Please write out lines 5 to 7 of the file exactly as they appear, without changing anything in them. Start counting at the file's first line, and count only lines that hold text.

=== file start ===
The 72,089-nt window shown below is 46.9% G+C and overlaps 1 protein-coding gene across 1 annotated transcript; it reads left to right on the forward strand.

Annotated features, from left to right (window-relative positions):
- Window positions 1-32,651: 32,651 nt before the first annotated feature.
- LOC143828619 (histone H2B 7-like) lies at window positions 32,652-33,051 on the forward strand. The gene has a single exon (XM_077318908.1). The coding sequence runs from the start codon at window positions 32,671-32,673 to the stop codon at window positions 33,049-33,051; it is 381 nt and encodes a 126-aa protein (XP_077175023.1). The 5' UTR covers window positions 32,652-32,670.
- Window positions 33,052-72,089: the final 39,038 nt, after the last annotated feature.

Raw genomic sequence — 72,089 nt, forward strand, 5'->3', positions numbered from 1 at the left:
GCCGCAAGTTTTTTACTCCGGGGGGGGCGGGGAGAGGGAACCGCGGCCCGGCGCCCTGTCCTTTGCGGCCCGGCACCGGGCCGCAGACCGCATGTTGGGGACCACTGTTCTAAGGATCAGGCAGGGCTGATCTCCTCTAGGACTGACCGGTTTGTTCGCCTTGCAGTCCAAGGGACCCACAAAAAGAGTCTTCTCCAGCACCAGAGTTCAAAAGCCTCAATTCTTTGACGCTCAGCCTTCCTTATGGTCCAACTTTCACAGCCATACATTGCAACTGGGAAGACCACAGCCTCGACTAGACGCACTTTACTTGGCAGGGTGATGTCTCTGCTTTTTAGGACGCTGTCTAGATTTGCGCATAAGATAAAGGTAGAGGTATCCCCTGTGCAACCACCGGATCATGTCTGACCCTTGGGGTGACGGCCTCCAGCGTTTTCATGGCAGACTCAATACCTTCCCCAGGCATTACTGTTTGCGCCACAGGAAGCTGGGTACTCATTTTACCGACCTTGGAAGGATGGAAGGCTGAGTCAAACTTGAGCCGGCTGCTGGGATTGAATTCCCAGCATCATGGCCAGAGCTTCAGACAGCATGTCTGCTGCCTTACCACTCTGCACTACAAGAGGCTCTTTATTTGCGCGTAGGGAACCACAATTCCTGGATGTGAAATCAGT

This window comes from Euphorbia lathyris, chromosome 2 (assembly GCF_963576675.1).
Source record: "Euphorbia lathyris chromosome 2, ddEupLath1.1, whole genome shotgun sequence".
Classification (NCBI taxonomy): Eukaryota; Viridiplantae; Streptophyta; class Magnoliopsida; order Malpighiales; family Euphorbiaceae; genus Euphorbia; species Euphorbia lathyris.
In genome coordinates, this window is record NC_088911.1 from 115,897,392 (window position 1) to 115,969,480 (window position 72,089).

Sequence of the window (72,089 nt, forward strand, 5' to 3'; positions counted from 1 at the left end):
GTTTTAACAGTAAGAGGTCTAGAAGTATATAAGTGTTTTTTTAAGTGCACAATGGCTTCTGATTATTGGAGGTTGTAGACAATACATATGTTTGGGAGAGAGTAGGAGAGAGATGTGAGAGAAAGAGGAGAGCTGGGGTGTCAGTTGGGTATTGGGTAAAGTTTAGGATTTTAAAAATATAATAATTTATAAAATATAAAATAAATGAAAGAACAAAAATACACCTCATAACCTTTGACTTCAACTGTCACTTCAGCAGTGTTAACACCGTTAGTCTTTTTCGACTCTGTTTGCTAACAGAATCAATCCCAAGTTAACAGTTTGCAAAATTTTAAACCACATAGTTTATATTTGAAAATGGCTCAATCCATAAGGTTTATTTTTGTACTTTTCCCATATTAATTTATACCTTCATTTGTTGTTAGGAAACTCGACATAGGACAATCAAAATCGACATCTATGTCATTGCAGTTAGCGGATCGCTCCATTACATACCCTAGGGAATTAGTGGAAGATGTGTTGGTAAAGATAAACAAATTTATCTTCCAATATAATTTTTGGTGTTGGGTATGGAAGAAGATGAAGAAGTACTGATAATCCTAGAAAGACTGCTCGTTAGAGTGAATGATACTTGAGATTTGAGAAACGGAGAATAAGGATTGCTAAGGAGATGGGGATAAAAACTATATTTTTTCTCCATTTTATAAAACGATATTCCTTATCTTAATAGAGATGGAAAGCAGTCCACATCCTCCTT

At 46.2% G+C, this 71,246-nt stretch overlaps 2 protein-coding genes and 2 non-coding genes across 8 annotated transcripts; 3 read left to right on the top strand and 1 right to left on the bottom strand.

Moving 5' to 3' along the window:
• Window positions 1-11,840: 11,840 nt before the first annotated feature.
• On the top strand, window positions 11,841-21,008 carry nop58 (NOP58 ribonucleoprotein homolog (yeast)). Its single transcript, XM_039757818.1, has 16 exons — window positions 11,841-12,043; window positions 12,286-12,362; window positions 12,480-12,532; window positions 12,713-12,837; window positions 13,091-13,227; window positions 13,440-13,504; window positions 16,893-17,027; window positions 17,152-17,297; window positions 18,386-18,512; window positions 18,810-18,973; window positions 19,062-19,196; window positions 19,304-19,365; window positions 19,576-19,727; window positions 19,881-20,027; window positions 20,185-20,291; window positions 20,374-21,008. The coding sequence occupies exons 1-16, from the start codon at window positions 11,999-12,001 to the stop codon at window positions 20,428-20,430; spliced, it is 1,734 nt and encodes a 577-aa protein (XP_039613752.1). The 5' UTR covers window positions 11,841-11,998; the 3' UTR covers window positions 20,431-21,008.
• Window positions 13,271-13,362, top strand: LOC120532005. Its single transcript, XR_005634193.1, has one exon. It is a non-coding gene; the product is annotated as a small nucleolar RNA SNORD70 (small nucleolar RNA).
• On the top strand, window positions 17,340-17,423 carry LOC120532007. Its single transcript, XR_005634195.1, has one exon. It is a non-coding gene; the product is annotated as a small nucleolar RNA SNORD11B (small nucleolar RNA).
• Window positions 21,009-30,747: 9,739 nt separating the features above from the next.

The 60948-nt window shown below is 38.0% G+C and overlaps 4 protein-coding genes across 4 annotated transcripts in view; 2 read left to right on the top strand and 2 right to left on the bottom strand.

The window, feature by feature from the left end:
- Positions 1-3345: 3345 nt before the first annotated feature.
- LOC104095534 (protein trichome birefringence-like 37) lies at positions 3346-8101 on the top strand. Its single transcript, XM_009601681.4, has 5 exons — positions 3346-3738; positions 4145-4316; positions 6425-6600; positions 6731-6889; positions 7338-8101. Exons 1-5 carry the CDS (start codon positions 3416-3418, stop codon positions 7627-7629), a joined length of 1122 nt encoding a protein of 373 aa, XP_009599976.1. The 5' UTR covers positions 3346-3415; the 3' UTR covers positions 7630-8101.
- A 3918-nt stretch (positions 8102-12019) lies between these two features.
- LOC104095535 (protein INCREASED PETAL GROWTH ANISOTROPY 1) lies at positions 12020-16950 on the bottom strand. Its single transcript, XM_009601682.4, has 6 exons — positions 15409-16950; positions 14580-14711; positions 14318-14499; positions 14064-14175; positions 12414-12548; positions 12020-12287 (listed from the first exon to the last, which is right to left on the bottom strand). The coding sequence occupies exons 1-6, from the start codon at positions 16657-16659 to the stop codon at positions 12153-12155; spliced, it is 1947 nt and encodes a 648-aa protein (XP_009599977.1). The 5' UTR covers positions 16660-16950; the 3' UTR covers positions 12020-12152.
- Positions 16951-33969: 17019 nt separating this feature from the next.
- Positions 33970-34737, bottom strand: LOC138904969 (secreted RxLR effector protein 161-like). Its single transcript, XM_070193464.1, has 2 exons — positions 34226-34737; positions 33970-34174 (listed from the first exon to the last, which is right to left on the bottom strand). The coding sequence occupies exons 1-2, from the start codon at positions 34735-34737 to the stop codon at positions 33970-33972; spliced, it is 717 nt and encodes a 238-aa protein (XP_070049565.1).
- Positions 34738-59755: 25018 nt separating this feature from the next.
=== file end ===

- Window positions 33,052-72,089: the final 39,038 nt, after the last annotated feature.

Raw genomic sequence — 72,089 nt, forward strand, 5'->3', positions numbered from 1 at the left:
GCCGCAAGTTTTTTACTCCGGGGGGGGCGGGGAGAGGGAACCGCGGCCCGGCGCCCTGTCCTTTGCGGCCCGGCACCGGGCCGCAGACCGCATGTTGGGGACCACTGTTCTAAGGATCAGGCAGGGCTGATCTCCTCTAGGACTGACCGGTTTGTTCGCCTTGCAGTCCAAGGGACCCACAAAAAGAGTCTTCTCCAGCACCAGAGTTCAAAAGCCTCAATTCTTTGACGCTCAGCCTTCCTTATGGTCCAACTTTCACAGCCATACATTGCAACTGGGAAGACCACAGCCTCGACTAGACGCACTTTACTTGGCAGGGTGATGTCTCTGCTTTTTAGGACGCTGTCTAGATTTGCGCATAAGATAAAGGTAGAGGTATCCCCTGTGCAACCACCGGATCATGTCTGACCCTTGGGGTGACGGCCTCCAGCGTTTTCATGGCAGACTCAATACCTTCCCCAGGCATTACTGTTTGCGCCACAGGAAGCTGGGTACTCATTTTACCGACCTTGGAAGGATGGAAGGCTGAGTCAAACTTGAGCCGGCTGCTGGGATTGAATTCCCAGCATCATGGCCAGAGCTTCAGACAGCATGTCTGCTGCCTTACCACTCTGCACTACAAGAGGCTCTTTATTTGCGCGTAGGGAACCACAATTCCTGGATGTGAAATCAGT